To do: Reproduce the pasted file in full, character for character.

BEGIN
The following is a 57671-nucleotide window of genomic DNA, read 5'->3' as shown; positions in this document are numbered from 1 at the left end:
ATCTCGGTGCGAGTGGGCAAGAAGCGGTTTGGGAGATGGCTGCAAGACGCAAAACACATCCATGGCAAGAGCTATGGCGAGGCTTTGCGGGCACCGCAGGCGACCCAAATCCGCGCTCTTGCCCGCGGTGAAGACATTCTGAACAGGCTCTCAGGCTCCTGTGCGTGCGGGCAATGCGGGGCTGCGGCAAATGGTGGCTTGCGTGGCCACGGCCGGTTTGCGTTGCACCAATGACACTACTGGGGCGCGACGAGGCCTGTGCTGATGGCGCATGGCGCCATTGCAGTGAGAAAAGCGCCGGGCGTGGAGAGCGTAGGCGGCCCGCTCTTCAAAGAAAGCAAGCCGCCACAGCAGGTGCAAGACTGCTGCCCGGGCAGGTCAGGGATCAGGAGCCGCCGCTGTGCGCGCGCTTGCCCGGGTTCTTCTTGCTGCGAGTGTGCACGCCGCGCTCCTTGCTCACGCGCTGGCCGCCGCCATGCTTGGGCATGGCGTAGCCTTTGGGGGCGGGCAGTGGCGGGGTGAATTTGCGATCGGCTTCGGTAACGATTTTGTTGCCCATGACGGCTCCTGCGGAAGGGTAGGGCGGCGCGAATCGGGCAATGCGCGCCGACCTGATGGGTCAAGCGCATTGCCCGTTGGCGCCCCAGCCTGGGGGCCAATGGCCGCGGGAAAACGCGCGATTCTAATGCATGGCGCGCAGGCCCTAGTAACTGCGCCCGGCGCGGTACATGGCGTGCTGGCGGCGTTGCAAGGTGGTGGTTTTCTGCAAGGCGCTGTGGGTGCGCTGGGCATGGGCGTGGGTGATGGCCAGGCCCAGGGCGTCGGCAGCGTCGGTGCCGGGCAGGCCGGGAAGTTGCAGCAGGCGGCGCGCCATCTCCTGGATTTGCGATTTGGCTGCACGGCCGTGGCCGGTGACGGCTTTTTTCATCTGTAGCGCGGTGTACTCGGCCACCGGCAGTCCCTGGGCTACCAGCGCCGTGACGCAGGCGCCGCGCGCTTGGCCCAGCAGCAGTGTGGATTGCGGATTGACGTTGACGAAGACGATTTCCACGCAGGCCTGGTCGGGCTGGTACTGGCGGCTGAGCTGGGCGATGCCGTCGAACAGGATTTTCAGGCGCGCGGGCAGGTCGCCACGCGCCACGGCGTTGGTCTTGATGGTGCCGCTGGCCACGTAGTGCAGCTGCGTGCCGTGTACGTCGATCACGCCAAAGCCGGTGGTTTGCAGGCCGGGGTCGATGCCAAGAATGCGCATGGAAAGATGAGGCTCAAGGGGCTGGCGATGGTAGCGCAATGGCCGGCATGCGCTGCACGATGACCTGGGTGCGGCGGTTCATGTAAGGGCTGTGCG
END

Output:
The following is a 57671-nucleotide window of genomic DNA, read 5'->3' as shown; positions in this document are numbered from 1 at the left end:
ATCTCGGTGCGAGTGGGCAAGAAGCGGTTTGGGAGATGGCTGCAAGACGCAAAACACATCCATGGCAAGAGCTATGGCGAGGCTTTGCGGGCACCGCAGGCGACCCAAATCCGCGCTCTTGCCCGCGGTGAAGACATTCTGAACAGGCTCTCAGGCTCCTGTGCGTGCGGGCAATGCGGGGCTGCGGCAAATGGTGGCTTGCGTGGCCACGGCCGGTTTGCGTTGCACCAATGACACTACTGGGGCGCGACGAGGCCTGTGCTGATGGCGCATGGCGCCATTGCAGTGAGAAAAGCGCCGGGCGTGGAGAGCGTAGGCGGCCCGCTCTTCAAAGAAAGCAAGCCGCCACAGCAGGTGCAAGACTGCTGCCCGGGCAGGTCAGGGATCAGGAGCCGCCGCTGTGCGCGCGCTTGCCCGGGTTCTTCTTGCTGCGAGTGTGCACGCCGCGCTCCTTGCTCACGCGCTGGCCGCCGCCATGCTTGGGCATGGCGTAGCCTTTGGGGGCGGGCAGTGGCGGGGTGAATTTGCGATCGGCTTCGGTAACGATTTTGTTGCCCATGACGGCTCCTGCGGAAGGGTAGGGCGGCGCGAATCGGGCAATGCGCGCCGACCTGATGGGTCAAGCGCATTGCCCGTTGGCGCCCCAGCCTGGGGGCCAATGGCCGCGGGAAAACGCGCGATTCTAATGCATGGCGCGCAGGCCCTAGTAACTGCGCCCGGCGCGGTACATGGCGTGCTGGCGGCGTTGCAAGGTGGTGGTTTTCTGCAAGGCGCTGTGGGTGCGCTGGGCATGGGCGTGGGTGATGGCCAGGCCCAGGGCGTCGGCAGCGTCGGTGCCGGGCAGGCCGGGAAGTTGCAGCAGGCGGCGCGCCATCTCCTGGATTTGCGATTTGGCTGCACGGCCGTGGCCGGTGACGGCTTTTTTCATCTGTAGCGCGGTGTACTCGGCCACCGGCAGTCCCTGGGCTACCAGCGCCGTGACGCAGGCGCCGCGCGCTTGGCCCAGCAGCAGTGTGGATTGCGGATTGACGTTGACGAAGACGATTTCCACGCAGGCCTGGTCGGGCTGGTACTGGCGGCTGAGCTGGGCGATGCCGTCGAACAGGATTTTCAGGCGCGCGGGCAGGTCGCCACGCGCCACGGCGTTGGTCTTGATGGTGCCGCTGGCCACGTAGTGCAGCTGCGTGCCGTGTACGTCGATCACGCCAAAGCCGGTGGTTTGCAGGCCGGGGTCGATGCCAAGAATGCGCATGGAAAGATGAGGCTCAAGGGGCTGGCGATGGTAGCGCAATGGCCGGCATGCGCTGCACGATGACCTGGGTGCGGCGGTTCATGTAAGGGCTGTGCG